In 1982, Shaheen formed the Near Eastern Music Ensemble in New York, establishing a group that would perform the highest standard of traditional Arab music. This time also marked the beginning of Shaheen’s workshops and lecture/demonstrations in schools, colleges and universities to educate the younger generation. As a champion and guardian of Arab music, Shaheen still devotes almost 50 percent of his time to working with schools and universities, including Julliard, Columbia, Princeton, Brown, Harvard, Yale, University of California, San Diego, University of Michigan in Ann Arbor and many others.
His concert credits are a veritable compendium of the world’s greatest venues: Carnegie Hall, Kennedy Center, Cairo’s Opera House, Theatre de la Ville in Beirut and Belgium’s Le Palais des Arts. In May of 2004, Shaheen appeared at Quincy Jones’ We Are the Future fundraising concert in Rome in front of a half-million-strong crowd.
As a composer, Shaheen has received grants from the National Endowment for the Arts, the New York State Council on the Arts, Meet the Composer, the Jerome Foundation, Continental Harmony and Yellow Springs Institute. In addition to his recorded work, his theatrical repertoire includes Majnun Layla, (performances included the Kennedy Center in Washington, D.C., and The Museum of Natural History in New York), The Book and the Stranger (from Kalilah Wa-Dimanah), Possible City and Collateral Damage with actress Vanessa Redgrave. He has also written the music for the documentary of the British Museum’s Egyptian collection, which has toured U.S. museums.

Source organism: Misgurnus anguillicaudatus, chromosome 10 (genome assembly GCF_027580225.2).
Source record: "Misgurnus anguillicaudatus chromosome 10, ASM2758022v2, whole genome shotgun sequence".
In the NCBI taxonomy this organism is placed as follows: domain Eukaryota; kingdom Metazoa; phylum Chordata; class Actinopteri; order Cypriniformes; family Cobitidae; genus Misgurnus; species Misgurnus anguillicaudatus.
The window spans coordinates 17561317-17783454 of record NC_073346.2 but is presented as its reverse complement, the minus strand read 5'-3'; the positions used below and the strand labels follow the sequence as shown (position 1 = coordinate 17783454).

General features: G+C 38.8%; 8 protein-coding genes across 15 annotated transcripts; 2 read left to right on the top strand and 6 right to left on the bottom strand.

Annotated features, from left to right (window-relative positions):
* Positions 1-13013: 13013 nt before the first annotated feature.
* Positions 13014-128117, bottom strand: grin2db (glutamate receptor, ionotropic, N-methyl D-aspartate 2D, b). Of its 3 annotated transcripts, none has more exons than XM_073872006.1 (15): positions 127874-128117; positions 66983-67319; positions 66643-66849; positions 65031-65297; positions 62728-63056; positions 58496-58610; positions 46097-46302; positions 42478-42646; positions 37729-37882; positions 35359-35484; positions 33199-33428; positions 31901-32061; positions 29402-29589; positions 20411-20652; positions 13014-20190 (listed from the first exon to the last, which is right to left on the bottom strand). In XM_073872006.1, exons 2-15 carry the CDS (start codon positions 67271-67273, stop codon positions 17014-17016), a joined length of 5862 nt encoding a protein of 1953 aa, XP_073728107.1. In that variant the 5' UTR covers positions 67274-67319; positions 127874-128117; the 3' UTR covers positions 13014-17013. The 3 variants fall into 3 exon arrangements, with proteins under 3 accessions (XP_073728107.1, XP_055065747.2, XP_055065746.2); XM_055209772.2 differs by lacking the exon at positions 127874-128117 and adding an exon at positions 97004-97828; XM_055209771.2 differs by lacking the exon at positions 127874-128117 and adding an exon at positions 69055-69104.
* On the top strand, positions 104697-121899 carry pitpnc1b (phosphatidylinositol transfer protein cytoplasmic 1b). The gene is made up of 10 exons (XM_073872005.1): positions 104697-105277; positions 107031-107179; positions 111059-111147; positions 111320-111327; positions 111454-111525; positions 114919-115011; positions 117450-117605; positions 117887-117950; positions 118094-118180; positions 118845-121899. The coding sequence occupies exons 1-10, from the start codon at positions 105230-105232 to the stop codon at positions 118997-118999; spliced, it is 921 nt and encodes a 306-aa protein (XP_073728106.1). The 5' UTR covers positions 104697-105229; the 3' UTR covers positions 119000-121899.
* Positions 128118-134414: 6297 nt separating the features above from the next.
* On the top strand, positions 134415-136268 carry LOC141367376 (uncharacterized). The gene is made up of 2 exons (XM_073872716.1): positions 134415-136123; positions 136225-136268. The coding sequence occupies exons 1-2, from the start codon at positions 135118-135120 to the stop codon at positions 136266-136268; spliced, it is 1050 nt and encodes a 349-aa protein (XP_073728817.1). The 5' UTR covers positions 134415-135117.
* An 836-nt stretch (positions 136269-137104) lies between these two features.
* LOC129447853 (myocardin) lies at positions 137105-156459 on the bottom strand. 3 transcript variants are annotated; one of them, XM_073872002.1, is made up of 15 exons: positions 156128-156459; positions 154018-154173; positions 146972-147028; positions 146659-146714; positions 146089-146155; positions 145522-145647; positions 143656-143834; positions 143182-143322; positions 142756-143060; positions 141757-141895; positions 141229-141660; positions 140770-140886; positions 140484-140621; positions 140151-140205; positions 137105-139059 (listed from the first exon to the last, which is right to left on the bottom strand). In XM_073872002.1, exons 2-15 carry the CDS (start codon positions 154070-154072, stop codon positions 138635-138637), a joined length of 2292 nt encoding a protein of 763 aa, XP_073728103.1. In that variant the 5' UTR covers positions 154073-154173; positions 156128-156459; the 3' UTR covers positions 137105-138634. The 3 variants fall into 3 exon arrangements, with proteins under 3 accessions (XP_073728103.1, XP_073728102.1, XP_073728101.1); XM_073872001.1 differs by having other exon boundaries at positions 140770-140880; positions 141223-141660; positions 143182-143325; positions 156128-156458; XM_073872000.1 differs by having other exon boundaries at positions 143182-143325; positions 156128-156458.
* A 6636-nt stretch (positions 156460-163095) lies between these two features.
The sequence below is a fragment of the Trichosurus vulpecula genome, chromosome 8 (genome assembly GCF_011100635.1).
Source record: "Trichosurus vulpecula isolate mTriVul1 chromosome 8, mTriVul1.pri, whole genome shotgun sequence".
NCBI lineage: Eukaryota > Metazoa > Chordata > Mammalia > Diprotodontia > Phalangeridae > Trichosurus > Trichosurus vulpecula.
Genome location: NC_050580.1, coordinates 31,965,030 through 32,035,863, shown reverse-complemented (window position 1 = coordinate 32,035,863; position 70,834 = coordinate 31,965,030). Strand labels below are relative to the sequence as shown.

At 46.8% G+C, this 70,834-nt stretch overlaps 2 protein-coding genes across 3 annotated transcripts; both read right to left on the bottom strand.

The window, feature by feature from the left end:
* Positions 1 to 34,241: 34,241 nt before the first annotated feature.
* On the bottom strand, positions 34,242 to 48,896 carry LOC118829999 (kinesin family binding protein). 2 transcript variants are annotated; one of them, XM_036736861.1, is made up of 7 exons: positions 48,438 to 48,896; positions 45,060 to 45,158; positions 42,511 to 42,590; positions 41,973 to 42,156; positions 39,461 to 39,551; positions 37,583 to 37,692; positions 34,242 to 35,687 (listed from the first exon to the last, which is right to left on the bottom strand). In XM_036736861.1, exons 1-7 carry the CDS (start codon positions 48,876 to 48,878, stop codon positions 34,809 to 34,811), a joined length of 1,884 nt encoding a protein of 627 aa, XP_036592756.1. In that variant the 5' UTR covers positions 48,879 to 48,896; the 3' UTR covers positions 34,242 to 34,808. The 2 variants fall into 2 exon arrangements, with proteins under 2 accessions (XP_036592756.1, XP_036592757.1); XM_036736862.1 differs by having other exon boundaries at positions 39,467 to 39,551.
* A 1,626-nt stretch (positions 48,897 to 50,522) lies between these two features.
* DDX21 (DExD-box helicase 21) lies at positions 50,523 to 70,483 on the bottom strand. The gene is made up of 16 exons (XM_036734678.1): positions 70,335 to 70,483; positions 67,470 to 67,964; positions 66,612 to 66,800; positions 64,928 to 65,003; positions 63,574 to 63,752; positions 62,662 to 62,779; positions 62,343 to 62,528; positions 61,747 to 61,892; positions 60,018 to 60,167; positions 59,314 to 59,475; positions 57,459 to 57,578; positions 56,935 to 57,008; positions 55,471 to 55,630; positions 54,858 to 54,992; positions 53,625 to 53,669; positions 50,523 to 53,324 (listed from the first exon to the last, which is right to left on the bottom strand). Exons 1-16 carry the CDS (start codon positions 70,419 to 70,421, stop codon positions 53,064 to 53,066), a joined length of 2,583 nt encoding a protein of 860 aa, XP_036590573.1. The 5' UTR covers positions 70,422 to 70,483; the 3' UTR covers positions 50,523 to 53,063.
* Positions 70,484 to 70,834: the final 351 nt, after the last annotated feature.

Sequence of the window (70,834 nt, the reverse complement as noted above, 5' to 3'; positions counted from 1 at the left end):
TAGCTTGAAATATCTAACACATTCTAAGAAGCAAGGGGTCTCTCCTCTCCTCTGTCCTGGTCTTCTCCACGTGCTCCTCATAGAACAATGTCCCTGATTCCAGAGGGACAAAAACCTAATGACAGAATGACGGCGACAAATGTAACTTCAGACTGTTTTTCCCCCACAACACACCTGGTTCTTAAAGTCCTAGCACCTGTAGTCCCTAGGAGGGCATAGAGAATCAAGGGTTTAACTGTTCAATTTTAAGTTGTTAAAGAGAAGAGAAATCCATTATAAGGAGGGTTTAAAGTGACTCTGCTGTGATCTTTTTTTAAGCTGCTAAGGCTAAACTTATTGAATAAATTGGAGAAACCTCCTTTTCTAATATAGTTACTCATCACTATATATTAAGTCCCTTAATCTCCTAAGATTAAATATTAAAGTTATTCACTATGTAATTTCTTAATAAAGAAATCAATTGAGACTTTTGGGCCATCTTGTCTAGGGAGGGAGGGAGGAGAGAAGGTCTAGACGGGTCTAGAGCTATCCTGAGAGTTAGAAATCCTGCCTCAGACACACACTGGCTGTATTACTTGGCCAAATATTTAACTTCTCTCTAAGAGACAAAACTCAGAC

Since 1994, Shaheen has produced the Annual Arab Festival of Arts, called Mahrajan al-Fan. Held in New York, the festival showcases the work of the finest Arab artists while presenting the scope, depth and quality of Arab culture. To continue this exposure to Arab music and culture, Shaheen founded the Annual Arabic Music Retreat in 1997. Held each summer at Mount Holyoke College, this weeklong intensive program of Arabic music studies draws participants from the U.S. and abroad.
In 2008, Shaheen debuted his ‘Oud Concerto which was commissioned for the Detroit Symphony and performed with the same orchestra in October of that year. Since that time, he has performed the piece in South Dakota; Beirut, Lebanon and Athens, Greece. He has since composed and performed additional works commissioned for the Library of Congress and for the Imani Winds ensemble.
In addition to performing with his two bands, Qantara and the Near Eastern Music Ensemble, Shaheen tours as a solo artist internationally and as a lecturer throughout the academic world promoting awareness to Arab music through numerous lecture and workshop presentations.
Tickets are $25-$38 for the general public and $10 for UCSB students (Valid student ID required)
For tickets and more information, call UCSB Arts & Lectures at (805) 893-3535 or visit www.ArtsAndLectures.UCSB.edu. UCSB Arts & Lectures gratefully acknowledges the generous support of SAGE Publishing for its major corporate support of the 2017-18 season.